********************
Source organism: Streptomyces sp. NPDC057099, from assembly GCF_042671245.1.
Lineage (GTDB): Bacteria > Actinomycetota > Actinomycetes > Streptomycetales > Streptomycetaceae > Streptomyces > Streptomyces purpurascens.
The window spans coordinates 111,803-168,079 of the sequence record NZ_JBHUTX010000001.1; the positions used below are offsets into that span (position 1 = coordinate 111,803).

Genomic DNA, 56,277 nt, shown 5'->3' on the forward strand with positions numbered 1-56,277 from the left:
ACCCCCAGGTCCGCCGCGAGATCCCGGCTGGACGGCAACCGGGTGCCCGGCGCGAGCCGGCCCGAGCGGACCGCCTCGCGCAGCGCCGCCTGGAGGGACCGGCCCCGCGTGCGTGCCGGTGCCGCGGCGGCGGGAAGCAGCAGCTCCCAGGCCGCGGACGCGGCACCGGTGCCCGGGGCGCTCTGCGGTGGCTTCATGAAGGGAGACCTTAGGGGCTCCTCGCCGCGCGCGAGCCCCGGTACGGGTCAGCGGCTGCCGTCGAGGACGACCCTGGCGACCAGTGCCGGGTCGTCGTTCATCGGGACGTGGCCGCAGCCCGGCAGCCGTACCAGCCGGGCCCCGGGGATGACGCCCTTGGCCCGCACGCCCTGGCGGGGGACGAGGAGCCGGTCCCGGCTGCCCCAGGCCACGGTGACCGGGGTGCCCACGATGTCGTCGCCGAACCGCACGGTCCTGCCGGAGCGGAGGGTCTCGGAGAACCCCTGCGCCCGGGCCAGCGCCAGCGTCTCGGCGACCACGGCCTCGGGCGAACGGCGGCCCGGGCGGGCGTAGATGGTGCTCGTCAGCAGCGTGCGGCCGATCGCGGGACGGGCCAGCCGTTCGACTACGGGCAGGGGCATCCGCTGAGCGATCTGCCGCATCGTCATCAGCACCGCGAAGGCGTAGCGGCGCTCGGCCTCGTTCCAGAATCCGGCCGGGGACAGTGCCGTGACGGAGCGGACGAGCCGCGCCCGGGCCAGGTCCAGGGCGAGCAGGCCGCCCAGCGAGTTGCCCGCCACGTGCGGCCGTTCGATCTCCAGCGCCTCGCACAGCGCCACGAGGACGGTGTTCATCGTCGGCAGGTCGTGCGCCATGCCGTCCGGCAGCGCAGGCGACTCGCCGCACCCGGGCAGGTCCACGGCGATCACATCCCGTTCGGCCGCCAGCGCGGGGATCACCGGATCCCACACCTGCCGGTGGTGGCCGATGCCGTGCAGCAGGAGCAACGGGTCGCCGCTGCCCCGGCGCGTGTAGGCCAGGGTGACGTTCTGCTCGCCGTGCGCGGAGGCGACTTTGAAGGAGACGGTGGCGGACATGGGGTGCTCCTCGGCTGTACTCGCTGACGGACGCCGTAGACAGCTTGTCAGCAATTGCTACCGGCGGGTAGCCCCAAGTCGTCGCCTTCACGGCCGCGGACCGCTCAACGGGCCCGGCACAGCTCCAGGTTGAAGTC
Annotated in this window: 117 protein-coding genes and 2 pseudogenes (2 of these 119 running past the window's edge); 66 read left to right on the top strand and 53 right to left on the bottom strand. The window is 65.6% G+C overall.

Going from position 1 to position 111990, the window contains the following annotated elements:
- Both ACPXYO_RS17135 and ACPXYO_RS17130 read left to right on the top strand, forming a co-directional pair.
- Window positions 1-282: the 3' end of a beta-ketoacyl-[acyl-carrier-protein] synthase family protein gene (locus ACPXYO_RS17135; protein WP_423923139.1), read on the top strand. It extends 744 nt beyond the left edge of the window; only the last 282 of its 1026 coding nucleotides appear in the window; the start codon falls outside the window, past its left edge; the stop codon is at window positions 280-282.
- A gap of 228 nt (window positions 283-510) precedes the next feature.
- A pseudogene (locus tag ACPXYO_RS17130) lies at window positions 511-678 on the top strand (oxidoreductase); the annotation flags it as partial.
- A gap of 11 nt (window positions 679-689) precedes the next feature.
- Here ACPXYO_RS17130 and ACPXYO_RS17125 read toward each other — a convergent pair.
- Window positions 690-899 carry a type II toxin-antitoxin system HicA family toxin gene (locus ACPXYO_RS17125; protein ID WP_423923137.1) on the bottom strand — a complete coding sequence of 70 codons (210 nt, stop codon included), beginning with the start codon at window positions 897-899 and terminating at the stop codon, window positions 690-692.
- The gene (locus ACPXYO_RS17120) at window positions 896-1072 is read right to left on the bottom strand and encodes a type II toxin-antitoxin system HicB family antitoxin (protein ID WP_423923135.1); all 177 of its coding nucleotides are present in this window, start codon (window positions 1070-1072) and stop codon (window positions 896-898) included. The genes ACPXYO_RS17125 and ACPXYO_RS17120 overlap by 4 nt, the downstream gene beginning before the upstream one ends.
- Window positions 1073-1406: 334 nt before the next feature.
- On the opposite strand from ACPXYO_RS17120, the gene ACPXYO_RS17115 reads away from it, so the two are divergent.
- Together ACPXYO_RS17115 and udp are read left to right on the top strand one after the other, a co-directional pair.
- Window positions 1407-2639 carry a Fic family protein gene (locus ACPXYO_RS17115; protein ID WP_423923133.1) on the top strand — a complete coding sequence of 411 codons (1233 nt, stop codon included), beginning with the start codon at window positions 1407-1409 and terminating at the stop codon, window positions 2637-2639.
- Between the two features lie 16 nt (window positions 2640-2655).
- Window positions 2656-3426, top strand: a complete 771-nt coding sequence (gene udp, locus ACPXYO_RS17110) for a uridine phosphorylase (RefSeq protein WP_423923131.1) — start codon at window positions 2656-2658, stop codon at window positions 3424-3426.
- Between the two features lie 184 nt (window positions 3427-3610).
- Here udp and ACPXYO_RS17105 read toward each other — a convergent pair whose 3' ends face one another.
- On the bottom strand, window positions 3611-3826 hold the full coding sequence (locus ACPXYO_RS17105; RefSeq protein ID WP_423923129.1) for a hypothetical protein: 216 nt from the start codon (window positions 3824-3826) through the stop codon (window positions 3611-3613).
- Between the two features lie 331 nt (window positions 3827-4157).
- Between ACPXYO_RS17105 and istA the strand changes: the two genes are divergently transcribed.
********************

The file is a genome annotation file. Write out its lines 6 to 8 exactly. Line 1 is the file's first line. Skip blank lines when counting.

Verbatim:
Annotated in this window: 117 protein-coding genes and 2 pseudogenes (2 of these 119 running past the window's edge); 66 read left to right on the top strand and 53 right to left on the bottom strand. The window is 65.6% G+C overall.

Going from position 1 to position 111990, the window contains the following annotated elements:
- Both ACPXYO_RS17135 and ACPXYO_RS17130 read left to right on the top strand, forming a co-directional pair.